Wet stones. “Minerality” is a hard word to define. It appears throughout the wine world, but nobody can quite say exactly what it is. Last year wine writer Lettie Teague called it “a helpful word to describe wines that aren’t fruity, spicy, or herbal.” That’s still a bit vague, but it’s a good start.
We often use the word to describe wines from Chablis, Pouilly-Fumé, and Muscadet, but we too struggle for an exact meaning. Our best suggestion for defining minerality? Today’s wine: Gautheron’s Chablis Vieilles Vignes. Whatever your lexical definition of the term, one sip of this wine will tell you what we mean.
Value. Chablis draws its minerality from its calcium-rich soil. The Chablis region was once the bed of an ocean, and the vineyards are peppered with chalky white fossils. Made from old vines and aged for what seems like a split second in oak, this wine has length and breadth, but also a vibrant backbone of freshness.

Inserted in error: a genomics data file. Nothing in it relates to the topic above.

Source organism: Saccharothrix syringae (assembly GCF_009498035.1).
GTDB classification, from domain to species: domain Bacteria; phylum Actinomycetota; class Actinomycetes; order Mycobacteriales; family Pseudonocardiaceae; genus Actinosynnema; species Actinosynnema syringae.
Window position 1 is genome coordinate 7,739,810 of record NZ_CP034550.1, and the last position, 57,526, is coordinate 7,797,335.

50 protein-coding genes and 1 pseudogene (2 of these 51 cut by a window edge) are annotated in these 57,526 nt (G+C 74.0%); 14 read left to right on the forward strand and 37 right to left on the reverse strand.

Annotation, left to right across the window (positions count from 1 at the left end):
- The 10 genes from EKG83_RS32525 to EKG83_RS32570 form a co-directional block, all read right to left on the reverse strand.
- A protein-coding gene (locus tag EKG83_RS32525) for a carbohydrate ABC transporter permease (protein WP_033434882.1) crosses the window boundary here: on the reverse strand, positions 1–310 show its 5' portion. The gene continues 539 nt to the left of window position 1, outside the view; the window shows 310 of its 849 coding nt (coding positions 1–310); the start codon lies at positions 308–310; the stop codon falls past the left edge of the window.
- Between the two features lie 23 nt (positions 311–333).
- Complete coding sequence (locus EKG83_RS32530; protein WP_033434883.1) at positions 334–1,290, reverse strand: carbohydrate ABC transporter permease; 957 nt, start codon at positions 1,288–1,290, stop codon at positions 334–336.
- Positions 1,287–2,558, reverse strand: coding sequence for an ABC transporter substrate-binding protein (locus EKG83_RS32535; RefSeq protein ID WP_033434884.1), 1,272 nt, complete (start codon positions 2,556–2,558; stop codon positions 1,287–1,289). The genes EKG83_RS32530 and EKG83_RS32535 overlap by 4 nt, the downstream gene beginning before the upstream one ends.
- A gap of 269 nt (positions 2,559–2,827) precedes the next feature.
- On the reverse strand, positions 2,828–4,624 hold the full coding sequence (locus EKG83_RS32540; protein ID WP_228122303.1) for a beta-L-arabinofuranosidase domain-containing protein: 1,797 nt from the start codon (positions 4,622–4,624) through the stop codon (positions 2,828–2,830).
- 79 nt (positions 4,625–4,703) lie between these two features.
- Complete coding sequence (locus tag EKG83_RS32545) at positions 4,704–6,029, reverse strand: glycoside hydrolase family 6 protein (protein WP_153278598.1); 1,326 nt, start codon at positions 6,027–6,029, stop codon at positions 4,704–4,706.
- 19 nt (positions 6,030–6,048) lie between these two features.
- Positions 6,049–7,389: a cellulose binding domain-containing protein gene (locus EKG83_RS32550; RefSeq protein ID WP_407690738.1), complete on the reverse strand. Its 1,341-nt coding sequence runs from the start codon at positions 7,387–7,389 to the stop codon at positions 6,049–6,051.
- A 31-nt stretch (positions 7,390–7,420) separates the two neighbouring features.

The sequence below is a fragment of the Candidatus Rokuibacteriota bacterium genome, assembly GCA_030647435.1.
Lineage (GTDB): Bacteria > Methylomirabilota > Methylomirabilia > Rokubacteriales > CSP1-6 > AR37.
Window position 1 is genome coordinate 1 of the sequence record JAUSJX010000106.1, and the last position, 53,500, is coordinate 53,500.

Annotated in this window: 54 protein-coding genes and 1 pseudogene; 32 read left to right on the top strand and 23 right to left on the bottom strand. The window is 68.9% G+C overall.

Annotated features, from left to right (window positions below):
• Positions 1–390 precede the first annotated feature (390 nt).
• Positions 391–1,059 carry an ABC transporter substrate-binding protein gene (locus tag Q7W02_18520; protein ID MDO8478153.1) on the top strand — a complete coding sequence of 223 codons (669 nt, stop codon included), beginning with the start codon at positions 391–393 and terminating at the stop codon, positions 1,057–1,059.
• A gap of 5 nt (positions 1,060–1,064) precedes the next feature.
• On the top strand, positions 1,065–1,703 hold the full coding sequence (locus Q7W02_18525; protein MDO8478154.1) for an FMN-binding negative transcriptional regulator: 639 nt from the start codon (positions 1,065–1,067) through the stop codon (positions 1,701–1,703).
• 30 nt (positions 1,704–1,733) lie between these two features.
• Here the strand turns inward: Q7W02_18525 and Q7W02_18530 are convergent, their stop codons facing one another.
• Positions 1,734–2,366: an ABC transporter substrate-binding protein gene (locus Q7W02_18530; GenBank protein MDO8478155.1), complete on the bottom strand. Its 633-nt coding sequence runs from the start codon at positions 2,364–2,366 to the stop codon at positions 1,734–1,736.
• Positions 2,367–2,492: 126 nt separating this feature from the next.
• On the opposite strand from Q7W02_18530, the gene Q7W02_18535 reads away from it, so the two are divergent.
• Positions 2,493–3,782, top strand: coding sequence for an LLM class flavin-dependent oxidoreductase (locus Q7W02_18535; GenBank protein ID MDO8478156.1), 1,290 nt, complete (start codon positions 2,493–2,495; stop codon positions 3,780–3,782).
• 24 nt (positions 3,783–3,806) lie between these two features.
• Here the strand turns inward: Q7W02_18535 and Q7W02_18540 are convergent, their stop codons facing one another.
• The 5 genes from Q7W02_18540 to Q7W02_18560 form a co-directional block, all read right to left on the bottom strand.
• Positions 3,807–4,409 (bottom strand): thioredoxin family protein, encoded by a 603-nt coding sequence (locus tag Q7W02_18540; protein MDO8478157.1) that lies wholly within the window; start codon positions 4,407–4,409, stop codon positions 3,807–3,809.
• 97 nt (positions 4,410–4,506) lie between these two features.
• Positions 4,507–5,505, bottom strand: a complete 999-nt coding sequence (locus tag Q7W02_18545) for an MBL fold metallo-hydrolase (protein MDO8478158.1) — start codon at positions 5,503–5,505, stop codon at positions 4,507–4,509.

Chablis has always been a source for remarkable value, from last week’s Grand Cru under $50, to today’s weeknight-priced Vieilles Vignes. The market for Chablis still hasn’t quite recovered from the undrinkable “California Chablis” of decades ago, but the misconception only furthers the extraordinary value of these wines.
Raw oysters are the classic pairing for Chablis, and sitting as we are in the midst of “R months,” there’s no reason to abandon this tradition. If bivalves aren’t your cup of tea, fresh fish, pasta with lemon, or even sautéed greens will match with ease.
GAUTHERON Chablis Vieilles Vignes 2013
Ansonia Retail: $25
case, half-case : $19.95/bot
AVAILABLE IN 6- AND 12- BOTTLE LOTS
or call Tom: (617) 249-3657
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